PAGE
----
US defense secretary Donald Rumsfeld rushed over to Baghdad on April 12 for more than one urgent errand. He needed to abort without delay a Kurdish-Shiite deal to appoint none other than an ex-Iranian general to the sensitive cabinet post of interior minister.
This went beyond even Washington’s worst-case scenario for the rough-and-tumble world of Iraqi politics.
What happened, according to DEBKA-Net-Weekly‘s Baghdad sources, was that Iraq’s Kurdish president Jalal Talabani and Shiite prime minister Ibrahim Jaafari, who have still not managed to form a government almost three months after the general election, agreed that General Hadi al-Amri would make a good interior minister.
The job also carries responsibility for Iraq’s secret services and its internal security forces, including the police and its special units. As security primo, the new interior minister would be in close, daily liaison with US military commanders and intelligence chiefs in Iraq and other parts of the Middle East. Yet Talabani and Jaafari concluded the deal on his appointment last week without so much as a word to the Americans.
Amri, whose rank was bestowed by Iran, commands the 10,000-strong Badr Force, an Iran-founded Shiite military arm of the SCIRI party, which is now headed by Abdul Aziz al-Hakim. Many Iraqis distrust this party because of its links to Tehran.
The Badr Force was established by Iran’s fiery Revolutionary Guards for Iraqi exiles who fled to Iran and wanted to fight Saddam Hussein for SCIRI.
Amri crossed into the Islamic Republic aged 19 in 1983, the third year of the Iran-Iraq war. He was then recruited into the Badr force. When this came to Saddam’s knowledge, he arrested and executed four of Amri’s brothers. The Badr Force returned to Iraq after the 1983 US-led invasion of Iraq, to serve SCIRI militarily and logistically. Amri climbed through the ranks of this quasi-military force until he attained the rank of general.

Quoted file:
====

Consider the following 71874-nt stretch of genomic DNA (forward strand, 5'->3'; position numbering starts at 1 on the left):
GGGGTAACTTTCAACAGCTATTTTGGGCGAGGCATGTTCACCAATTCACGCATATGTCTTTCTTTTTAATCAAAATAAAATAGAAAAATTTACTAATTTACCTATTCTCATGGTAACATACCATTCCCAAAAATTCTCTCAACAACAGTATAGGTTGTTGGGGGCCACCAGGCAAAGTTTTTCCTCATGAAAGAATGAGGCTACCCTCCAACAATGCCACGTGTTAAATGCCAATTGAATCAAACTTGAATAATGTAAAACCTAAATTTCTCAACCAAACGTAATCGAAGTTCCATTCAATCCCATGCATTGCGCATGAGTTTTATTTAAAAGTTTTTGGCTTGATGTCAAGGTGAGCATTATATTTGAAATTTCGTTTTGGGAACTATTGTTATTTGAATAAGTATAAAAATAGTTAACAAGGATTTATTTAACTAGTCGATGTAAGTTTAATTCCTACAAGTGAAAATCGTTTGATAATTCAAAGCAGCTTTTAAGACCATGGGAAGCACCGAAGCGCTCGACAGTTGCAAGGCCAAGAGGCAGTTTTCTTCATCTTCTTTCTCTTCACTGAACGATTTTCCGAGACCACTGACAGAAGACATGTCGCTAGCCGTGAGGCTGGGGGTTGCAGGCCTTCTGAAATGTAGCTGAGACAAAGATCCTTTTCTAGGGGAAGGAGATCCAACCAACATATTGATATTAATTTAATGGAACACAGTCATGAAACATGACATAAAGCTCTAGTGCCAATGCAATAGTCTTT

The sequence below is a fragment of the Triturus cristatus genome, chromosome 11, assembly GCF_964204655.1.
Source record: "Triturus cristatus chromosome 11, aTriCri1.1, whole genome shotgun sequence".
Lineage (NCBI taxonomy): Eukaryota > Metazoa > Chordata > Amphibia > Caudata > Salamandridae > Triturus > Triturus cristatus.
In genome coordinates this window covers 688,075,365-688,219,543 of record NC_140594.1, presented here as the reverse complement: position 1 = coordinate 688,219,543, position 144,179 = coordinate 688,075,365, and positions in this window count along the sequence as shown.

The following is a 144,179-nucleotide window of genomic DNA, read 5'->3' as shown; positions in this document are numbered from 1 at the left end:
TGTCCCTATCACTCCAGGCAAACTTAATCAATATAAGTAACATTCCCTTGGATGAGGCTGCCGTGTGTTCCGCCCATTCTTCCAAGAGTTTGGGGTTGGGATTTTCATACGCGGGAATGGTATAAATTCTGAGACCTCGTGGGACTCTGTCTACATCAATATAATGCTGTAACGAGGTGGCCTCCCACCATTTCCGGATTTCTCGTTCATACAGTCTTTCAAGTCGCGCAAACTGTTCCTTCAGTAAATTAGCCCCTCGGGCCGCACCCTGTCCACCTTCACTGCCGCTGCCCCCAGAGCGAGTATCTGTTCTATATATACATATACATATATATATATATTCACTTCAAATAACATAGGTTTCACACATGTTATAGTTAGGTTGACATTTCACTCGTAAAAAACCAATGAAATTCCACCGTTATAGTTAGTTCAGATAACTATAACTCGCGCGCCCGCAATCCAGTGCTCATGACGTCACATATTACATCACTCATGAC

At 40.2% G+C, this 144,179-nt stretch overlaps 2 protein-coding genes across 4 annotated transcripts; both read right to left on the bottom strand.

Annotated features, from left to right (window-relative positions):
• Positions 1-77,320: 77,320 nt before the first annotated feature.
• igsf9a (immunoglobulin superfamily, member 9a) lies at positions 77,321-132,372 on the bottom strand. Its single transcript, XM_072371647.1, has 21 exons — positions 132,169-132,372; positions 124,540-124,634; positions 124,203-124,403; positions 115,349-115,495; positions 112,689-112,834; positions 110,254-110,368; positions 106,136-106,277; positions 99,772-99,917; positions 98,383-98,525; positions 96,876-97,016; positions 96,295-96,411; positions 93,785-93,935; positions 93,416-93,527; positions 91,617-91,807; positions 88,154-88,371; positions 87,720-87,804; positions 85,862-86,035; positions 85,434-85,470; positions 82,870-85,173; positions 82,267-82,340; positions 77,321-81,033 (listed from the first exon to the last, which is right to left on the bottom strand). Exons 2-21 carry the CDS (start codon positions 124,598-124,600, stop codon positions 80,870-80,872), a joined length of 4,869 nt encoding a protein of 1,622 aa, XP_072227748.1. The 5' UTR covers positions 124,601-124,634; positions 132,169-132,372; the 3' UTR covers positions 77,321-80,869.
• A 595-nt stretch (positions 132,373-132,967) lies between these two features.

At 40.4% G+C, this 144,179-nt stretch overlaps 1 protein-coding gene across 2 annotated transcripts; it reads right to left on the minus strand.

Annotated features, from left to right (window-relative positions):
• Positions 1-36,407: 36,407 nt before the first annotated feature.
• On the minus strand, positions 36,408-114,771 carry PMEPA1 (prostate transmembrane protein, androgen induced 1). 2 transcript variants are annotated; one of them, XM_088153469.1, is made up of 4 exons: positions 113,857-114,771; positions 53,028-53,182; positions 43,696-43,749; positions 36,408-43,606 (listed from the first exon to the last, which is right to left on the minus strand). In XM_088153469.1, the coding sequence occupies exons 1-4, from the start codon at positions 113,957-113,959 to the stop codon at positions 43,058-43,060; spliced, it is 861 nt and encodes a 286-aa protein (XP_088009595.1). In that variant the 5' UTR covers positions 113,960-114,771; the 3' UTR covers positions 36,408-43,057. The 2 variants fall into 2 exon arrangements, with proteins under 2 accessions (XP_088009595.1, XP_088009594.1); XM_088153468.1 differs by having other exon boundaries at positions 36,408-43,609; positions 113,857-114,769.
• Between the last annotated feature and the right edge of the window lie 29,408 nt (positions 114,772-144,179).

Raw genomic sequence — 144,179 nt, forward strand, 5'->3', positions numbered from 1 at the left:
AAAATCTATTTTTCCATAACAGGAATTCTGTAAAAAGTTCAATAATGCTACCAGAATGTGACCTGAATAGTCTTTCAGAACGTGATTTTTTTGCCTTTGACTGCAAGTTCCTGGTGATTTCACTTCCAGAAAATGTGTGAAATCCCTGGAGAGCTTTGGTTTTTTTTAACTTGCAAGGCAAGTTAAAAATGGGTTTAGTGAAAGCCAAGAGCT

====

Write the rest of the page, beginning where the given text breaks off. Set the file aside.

Since 2003, Badr commanders, unlike Moqtada Sadr and his extremist Shiite Mehdi army, are careful not to run up against American or coalition forces. They have focused instead on cementing their control of the Shiite regions running south of Baghdad up to Basra. A Badr “civilian” office has opened in every Shiite city and town. These offices are fronts for an active military framework which conducts training courses and boasts a command hierarchy.
Badr Force remains intact in Iraq
Badr troops occasionally cooperate with the Americans to fight guerrillas. But the US command in Baghdad is well aware that its thousands of officers and men were trained in Iran and lived there for many years. The Americans are highly mistrustful of where the force’s real loyalties lay. They have no doubt that the Badr Force is thoroughly penetrated by Iranian secret agents – notwithstanding its commanders’ insistence that their first loyalty is to Iraq’s national interests.
Talabani and Jaafari were not bowled over, therefore, when Rumsfeld turned up unannounced in Baghdad and told them point blank that General Amri’s appointment as interior minister was unacceptable.
According to DEBKA-Net-Weekly‘s Iraq sources, the proposal came from the Jaafari as a stratagem for winning SCIRI backing and that of its leader al-Hakim for his effort to form a government. Talabani went along with the plan after being promised Kurdish control of all the other cabinet posts, especially defense, which has oversight authority over the new Iraqi army. What the Kurds really care about is ascertaining that the restructured Iraqi military will never set foot in semi-independent Kurdistan.
By scotching the deal, Rumsfeld put a spanner in Jaafari’s works. His bid to form a government has been set back and al-Hakim’s support has cooled.
According to our sources, the US defense secretary had another issue to take up with the Kurds regarding their aspirations. From Baghdad, he flew to the Kurdish city of Irbil and a crucial meeting with Talabani’s Kurdish partner Masoud Barzani, at which both Kurdish leaders were present. He informed them that Washington had finally decided against approving formal Kurdish administration of the northern oil city of Kirkuk.
This decision put paid to the Kurds’ annexation plan.
Although Kirkuk is in practice governed by the Kurds and there are no American plans to tamper with the status quo, Rumsfeld declared the city must remain under the formal control of the central government in Baghdad. He also emphasized that the Kurds would not be permitted to ban an Iraqi national army presence in their region, be it only a symbolic one.